Why Creeds?

Photo by glitch1501.

Photo by glitch1501.

That if you confess with your mouth, “Jesus is Lord,” and believe in your heart that God raised him from the dead, you will be saved. (Romans 10:9)

Going Creedal

      I grew up in a wonderful church that was self-consciously ‘non-creedal.’ No creed but Christ, no book but the Bible. This was the church where I first learned about God, where I first read the Bible, and where I first had faith in Christ. It was the church that laid much of the foundation for who I am today.

      However, when I entered college I found myself encountering Christians and non-Christians of all sort of persuasions. In these situations, I felt the need to articulate my faith in a way that was bigger than simply repeating a few Bible verses, like John 3:16. There is so much more to say: Creation, Fall, Redemption, Consummation. There are realities like Covenant, Grace, Trinity, Law, Gospel, Guilt, and Gratitude. The world of my faith expanded and deepened and it felt inadequate to try and find just one or two perfect Bible verses to summarize the whole of the Christian faith. I couldn’t just throw a verse at someone, nor could I simply quote the whole Bible to them either. How could I speak about the Christian faith that spoke to the deep truths of the Bible without over-simplifying it?

      I needed a tool. I needed a framework and guideline to help me speak clearly about what I believed about God through the testimony of the Holy Scriptures.

      I discovered that I needed a Creed.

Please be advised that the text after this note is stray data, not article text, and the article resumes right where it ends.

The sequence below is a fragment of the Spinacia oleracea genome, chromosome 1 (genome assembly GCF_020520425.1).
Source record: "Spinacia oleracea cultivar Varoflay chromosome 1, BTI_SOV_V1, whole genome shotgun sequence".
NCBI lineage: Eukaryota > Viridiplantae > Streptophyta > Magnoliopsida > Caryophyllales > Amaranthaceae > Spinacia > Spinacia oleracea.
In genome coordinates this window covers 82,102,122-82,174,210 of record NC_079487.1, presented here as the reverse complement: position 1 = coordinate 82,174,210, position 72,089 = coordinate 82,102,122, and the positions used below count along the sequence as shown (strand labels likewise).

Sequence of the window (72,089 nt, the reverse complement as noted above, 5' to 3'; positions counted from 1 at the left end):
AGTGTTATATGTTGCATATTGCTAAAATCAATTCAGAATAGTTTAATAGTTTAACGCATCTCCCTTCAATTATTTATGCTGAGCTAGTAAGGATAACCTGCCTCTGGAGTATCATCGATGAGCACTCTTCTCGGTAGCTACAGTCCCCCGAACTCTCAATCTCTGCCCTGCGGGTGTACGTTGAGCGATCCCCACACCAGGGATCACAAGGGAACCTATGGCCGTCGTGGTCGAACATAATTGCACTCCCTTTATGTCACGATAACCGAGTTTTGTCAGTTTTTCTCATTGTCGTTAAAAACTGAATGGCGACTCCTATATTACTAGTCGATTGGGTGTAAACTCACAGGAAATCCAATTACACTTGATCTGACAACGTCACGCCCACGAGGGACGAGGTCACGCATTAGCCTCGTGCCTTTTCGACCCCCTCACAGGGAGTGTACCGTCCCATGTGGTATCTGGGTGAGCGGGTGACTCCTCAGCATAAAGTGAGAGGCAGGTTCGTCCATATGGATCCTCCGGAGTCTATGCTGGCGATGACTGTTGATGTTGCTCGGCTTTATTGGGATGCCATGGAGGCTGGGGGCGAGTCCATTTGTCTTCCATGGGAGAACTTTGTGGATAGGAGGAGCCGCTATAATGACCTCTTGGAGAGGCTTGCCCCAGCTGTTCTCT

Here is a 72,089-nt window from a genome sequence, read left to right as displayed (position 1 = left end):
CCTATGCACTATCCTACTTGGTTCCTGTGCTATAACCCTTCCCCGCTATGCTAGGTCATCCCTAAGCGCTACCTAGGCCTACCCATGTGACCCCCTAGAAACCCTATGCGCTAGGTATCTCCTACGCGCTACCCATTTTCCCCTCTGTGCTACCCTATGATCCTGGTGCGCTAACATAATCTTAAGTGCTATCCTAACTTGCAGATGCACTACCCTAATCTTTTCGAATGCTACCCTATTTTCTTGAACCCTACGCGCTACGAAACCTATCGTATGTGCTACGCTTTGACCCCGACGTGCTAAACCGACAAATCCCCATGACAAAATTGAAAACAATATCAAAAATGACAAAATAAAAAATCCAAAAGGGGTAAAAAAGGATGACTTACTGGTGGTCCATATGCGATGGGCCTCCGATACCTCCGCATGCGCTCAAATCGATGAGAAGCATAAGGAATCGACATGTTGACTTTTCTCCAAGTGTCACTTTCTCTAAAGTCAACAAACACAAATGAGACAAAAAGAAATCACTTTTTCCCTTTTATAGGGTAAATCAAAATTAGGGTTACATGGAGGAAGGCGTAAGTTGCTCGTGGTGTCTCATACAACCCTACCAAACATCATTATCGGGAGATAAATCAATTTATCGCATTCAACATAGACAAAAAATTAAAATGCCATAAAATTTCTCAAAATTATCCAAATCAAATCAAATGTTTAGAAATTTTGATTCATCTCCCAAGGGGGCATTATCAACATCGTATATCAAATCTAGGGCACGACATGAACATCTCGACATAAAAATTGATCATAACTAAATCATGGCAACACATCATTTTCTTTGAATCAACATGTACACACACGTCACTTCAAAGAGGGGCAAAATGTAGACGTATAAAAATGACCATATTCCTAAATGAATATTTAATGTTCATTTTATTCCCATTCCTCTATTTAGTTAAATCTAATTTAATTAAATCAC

Credo

      The documents commonly known as Creeds (Apostle’s Creed, Nicene Creed, Athanasian Creed) derive their name from the opening phrase of their Latin translations. Credo – I believe. A Creed is an ‘I believe’ or ‘We believe’ statement. Its purpose is to give voice to the commonly held beliefs of the Church as they have arisen from the study of Scripture.      

       Creeds and confessions help us to follow the command in Acts to ‘confess with your mouth that Jesus is Lord.’ Rooted in Scripture, they serve to guide our thoughts, our speech, and our life in a way that helps us live deeper into the truth of the gospel.  

Fostering a Lived Theology

      The Creeds and Confessions of the Church helped me not only to speak more clearly about my faith, but to live more deeply into what I believed. Beliefs matter. Words matter. Ideas matter.

      Beliefs have feet. They show up in our lives. Believing that God created the world and called it ‘good’ makes a difference in how we engage our culture. Believing that God raised Jesus Christ from the dead should radically change our lives. Creeds, Confessions, and theological formulations are not meant simply to be litmus tests for whether you ‘have the right answer.’ The Christian life is not a test to be passed, but a journey to be taken. A pilgrimage. Christian thinking about God (theology) is never simply an intellectual exercise, but should shape our whole life in faithful response to God.

     My hope for this blog is that it would help each of us to live and think more deeply as followers of Christ. By studying Scripture, engaging the historic creeds and confessions, and reflecting on them in the light of the Christian life, I hope to simply provide some footnotes about the content and contours of the Christian Faith. 

     May God help us all to walk faithfully as pilgrims on the way of Christ. 

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